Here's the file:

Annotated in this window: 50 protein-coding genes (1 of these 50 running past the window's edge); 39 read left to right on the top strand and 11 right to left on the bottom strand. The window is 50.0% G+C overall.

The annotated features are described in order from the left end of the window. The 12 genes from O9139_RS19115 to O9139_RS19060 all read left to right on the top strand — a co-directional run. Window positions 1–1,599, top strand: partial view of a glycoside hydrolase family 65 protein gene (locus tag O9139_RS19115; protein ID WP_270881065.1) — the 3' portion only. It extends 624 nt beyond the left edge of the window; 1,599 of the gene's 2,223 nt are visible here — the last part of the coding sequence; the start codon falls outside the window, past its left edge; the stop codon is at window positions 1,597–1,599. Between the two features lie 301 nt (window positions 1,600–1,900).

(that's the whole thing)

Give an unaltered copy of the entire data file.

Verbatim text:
Annotated in this window: 50 protein-coding genes (1 of these 50 running past the window's edge); 39 read left to right on the top strand and 11 right to left on the bottom strand. The window is 50.0% G+C overall.

The annotated features are described in order from the left end of the window. The 12 genes from O9139_RS19115 to O9139_RS19060 all read left to right on the top strand — a co-directional run. Window positions 1–1,599, top strand: partial view of a glycoside hydrolase family 65 protein gene (locus tag O9139_RS19115; protein ID WP_270881065.1) — the 3' portion only. It extends 624 nt beyond the left edge of the window; 1,599 of the gene's 2,223 nt are visible here — the last part of the coding sequence; the start codon falls outside the window, past its left edge; the stop codon is at window positions 1,597–1,599. Between the two features lie 301 nt (window positions 1,600–1,900).